January 16, 2009

Ancient mtDNA from Iceland

From the paper:
Using the sequence data described in Table 1, we obtained an estimate of 58% ancestry from Scotland and Ireland for contemporary Icelanders (95% C.I.: 44.6–71.2%). In comparison, the IEMS [DP: Iceland Early Medieval Sample] yielded an estimate of 64.7% (95% C.I.: 36.8–90.3%), indicating a similar excess of matrilineal ancestry from Scotland and Ireland.
PLoS Genetics doi: 10.1371/journal.pgen.1000343

Sequences From First Settlers Reveal Rapid Evolution in Icelandic mtDNA Pool

Agnar Helgason et al.

Abstract

A major task in human genetics is to understand the nature of the evolutionary processes that have shaped the gene pools of contemporary populations. Ancient DNA studies have great potential to shed light on the evolution of populations because they provide the opportunity to sample from the same population at different points in time. Here, we show that a sample of mitochondrial DNA (mtDNA) control region sequences from 68 early medieval Icelandic skeletal remains is more closely related to sequences from contemporary inhabitants of Scotland, Ireland, and Scandinavia than to those from the modern Icelandic population. Due to a faster rate of genetic drift in the Icelandic mtDNA pool during the last 1,100 years, the sequences carried by the first settlers were better preserved in their ancestral gene pools than among their descendants in Iceland. These results demonstrate the inferential power gained in ancient DNA studies through the application of population genetics analyses to relatively large samples.

Link

9 comments:

Maju said...

It's well known that Vikings enslaved many Irish and that Irish women captured in this fashion (some men too) made up the majority of early Icelandic female population.

So far so good.

What I don't really understand is this:

Due to a faster rate of genetic drift in the Icelandic mtDNA pool during the last 1,100 years, the sequences carried by the first settlers were better preserved in their ancestral gene pools than among their descendants in Iceland.

Wouldn't be the slight change 65% to 58% (not really significative, I'd say) due to mere sampling bias and/or later migration from Scandinavia?

pconroy said...

Maju,

A few points:
1. Many of the settlers of Iceland were Hiberno-Norse or Gallgaels - that is people of mixed Viking (Y DNA) and Irish or Scottish (mtDNA) - so there needn't be as many slaves (aka thralls) involved in the settlement. Of course there was prior Irish settlement in Iceland, which many have contributed to the founding population too.

2. I agree that the differences in percentages seem slight, between old and modern, and many be due to sampling bias, or to the fact that low class descendants of slaves were less likely to survive, or alternatively that some mtDNA groups from Scandinavia have more fitness in a frigid environment like Iceland, which is much closer in climate to Norway than Ireland.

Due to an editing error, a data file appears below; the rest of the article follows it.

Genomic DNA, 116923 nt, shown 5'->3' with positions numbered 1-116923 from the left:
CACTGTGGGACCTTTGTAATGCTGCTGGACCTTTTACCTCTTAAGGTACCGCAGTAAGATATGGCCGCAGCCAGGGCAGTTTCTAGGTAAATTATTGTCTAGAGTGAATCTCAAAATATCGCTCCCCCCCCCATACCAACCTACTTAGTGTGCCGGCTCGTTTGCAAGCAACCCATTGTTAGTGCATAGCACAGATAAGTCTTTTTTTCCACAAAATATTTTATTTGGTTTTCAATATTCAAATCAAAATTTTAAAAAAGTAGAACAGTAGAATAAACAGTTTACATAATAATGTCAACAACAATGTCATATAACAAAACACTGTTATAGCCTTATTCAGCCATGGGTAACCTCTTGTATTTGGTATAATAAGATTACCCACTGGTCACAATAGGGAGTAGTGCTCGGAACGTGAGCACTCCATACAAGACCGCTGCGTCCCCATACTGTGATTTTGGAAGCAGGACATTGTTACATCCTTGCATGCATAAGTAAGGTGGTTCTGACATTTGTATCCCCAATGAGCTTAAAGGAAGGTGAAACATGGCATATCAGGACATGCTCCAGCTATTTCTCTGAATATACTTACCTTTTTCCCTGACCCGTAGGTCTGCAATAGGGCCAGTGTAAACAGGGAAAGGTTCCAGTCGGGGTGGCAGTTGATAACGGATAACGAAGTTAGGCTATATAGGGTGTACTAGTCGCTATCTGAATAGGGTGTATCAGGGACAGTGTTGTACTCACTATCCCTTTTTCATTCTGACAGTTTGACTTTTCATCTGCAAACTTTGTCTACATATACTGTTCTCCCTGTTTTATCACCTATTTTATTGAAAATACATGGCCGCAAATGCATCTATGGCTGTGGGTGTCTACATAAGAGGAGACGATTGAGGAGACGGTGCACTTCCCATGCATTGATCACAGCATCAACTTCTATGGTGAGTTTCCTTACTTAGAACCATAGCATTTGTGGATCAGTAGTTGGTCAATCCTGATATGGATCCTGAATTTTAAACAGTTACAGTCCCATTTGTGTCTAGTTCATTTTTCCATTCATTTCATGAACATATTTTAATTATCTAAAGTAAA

alobrix said...

Haplotype matches with southwestern Europe= 31, Scots and Irish=31. Why? Hipotheses?

alobrix said...

I'm sorry, Hypotheses? I think there is a relationship with the atlantic façade ancient population.

Dragon Horse said...

Ice has experience two times in it's history a 50% decline in their population...once due to disease (plague in the 14th century), the other, I believe, due to climate (18th century).

There could have been some "fitness" issue in certain MtDNA lines during one of these episodes that caused the imbalance.

Antigonos said...

So physical anthropology once more proved to be correct!
Coon in his "Races of Europe" indicated that anatomy showed a mixed Icelander population of Celtic elements with Scandinavian ones.

Paul_Johnsen said...

"Using the sequence data described in Table 1, we obtained an estimate of 58% ancestry from Scotland and Ireland for contemporary Icelanders (95% C.I.: 44.6–71.2%). In comparison, the IEMS [DP: Iceland Early Medieval Sample] yielded an estimate of 64.7% (95% C.I.: 36.8–90.3%), indicating a similar excess of matrilineal ancestry from Scotland and Ireland."

In my opinion these estimates are highly dubious. The Norse element is represented with a sample collection pooled from all Scandinavian countries. It should be sampled only from Western Norway + Trøndelag where the Icelandic came from. So far there has been no evidence to support the assumption that the mtdna distribution within Scandinavia is homogeneous or even that the it is homogeneous within the various regions in Norway. I think the Celtic vs Norse input estimate is very much premature.

Maju said...

Good caveat, Paul. Though I suspect it wouldn't alter things too much. While Sweden does normally appear as more "easterner" than Norway, Denmark instead appears more "westerner", so one should compensate the other, more or less.

Paul_Johnsen said...

"Good caveat, Paul. Though I suspect it wouldn't alter things too much. While Sweden does normally appear as more "easterner" than Norway, Denmark instead appears more "westerner", so one should compensate the other, more or less."

Possible, but judging from various entries in mitosearch and in the Scandinavian mtdna-project and the Norway project, there does appear to be likely substructures even within Norway regionally.